I could write a detailed academic essay on the film Groundhog Day, but I will make every effort to avoid that level of analysis here.
I have a copy of Danny Rubin’s original shooting script (which I treasure, both as an example of how to write and format a film script, and how to write impassioned phrases in to ordinary scenes, and thus how to make a moment on celluloid in to a magical place).
The script tells a slightly different story to the tale the Groundhog Day film shows us.
The character Stephanie Decastro doesn’t exist in the film, yet in the script Stephanie is a pivotal character. She places a curse on Phil, which is the spell that makes him live his recurring day.
How long is Phil trapped in the Punxsatawney bubble before he breaks the spell?
There are several scripted clues to Phil’s passage of time, and there is a direct answer to the question on page 89.
Neither of the clues, nor the direct answer make it in to the film.
There’s a reference on page 56 of the script to Phil having already lived his Punxsatawney Groundhog Day 211 times.
On page 89 Phil says to Rita: ‘After I got over the shock, it was kind of fun for the first year or two. I had anything I wanted. Except you, of course’.
And the answer? Well, that’s considerably greater than a year or two. You’ll have to read it. It’s in a paragraph below.
It was the excess of every lifetime that Phil chose to live in his recurring day, the highly concentrated, back-to-back excesses, that eventually brought him to realise that before he arrived in Punxsatawney, Phil had been living a life of selfishness.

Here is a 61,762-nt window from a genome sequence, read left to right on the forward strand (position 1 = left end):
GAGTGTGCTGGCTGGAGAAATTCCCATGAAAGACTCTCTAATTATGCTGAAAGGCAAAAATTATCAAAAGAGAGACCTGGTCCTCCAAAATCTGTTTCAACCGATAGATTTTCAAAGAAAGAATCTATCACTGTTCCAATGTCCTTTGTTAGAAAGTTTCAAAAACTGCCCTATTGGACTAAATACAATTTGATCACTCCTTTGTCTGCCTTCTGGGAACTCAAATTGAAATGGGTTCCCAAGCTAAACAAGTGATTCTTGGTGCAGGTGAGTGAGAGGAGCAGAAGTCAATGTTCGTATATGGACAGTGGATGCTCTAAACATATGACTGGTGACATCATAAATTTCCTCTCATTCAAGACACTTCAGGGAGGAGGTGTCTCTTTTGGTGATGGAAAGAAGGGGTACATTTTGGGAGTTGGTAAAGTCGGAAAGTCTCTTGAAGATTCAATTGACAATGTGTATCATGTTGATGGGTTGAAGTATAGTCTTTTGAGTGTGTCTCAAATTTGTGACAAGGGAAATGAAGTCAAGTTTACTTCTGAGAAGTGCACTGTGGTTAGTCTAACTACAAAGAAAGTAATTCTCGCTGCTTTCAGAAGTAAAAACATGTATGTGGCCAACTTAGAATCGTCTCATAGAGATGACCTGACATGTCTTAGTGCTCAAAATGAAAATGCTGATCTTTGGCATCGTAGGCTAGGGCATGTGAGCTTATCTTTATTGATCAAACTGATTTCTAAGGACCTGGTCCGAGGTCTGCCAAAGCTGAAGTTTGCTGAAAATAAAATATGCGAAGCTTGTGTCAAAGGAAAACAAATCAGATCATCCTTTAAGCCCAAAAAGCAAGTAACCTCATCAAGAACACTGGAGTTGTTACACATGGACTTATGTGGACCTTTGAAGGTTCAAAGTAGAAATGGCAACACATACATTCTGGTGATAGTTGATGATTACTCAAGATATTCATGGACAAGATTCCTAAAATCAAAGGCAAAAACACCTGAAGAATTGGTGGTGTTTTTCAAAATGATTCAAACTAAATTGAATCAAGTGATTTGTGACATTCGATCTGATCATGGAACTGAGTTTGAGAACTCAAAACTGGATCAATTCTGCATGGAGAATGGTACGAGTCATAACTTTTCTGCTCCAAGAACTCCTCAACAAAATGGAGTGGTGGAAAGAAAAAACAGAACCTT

And yet, in amongst the acted scenes of selfish excess and levity, there are words of magical poetry:
Phil recounting what he’s learned from previous cycles, with Rita:
‘You like boats but not the ocean. There’s a lake you go to in the summer with your family, up in the mountains, with an old wooden dock and a boathouse with boards missing in the roof, and a place you used to crawl underneath to be alone, and at night you’d look up and see the stars. You’re a sucker for Rocky Road, Marlon Brando and French poetry. You’re wonderfully generous; you’re kind to strangers, and children; and when you stand in the snow, you look like an angel’.
And later, Phil to camera for what will be his final Groundhog Day report:
‘When Chekhov saw the long winter, it was a winter bleak and dark and bereft of hope; and yet, we know winter is only one more step in the cycle. And standing among the people of Punxsutawney, basking in the warmth of their hearths and hearts, I couldn’t imagine a better fate than a long and lustrous winter’.
At that point of the film, the viewers may begin to wonder how long Phil has been in Punxsatawney?
Long enough to live his selfish lives of excess?
Long enough to dive deep in to a dark place of madness?
Long enough to climb out again?
The answer to all of these is ‘yes’.
And on page 115 of the script, Phil gives us the final answer when he says to Rita:
‘I’ve been waiting for you every day for ten thousand years. I dream of you every night of my life. You’ve been my constant weapon against total despair, and just knowing that you exist has kept me alive’.
Now that, my friend, is classy writing.
The final departure between script and film is that the script has Phil making a final VO as he and Rita walk through Punxsatawney, and the camera pans to a high-level shot of them:
‘And so began my final lifetime, and ended the longest winter on record. I would find myself no longer able to affect the chain of events in this town, but I did learn something about time. You can waste time, you can kill time, you can do time, but if you use it wisely, there’s never enough of it. So you’d better make the most of the time you’ve got’.
Let’s make the most of the time we’ve got, eh?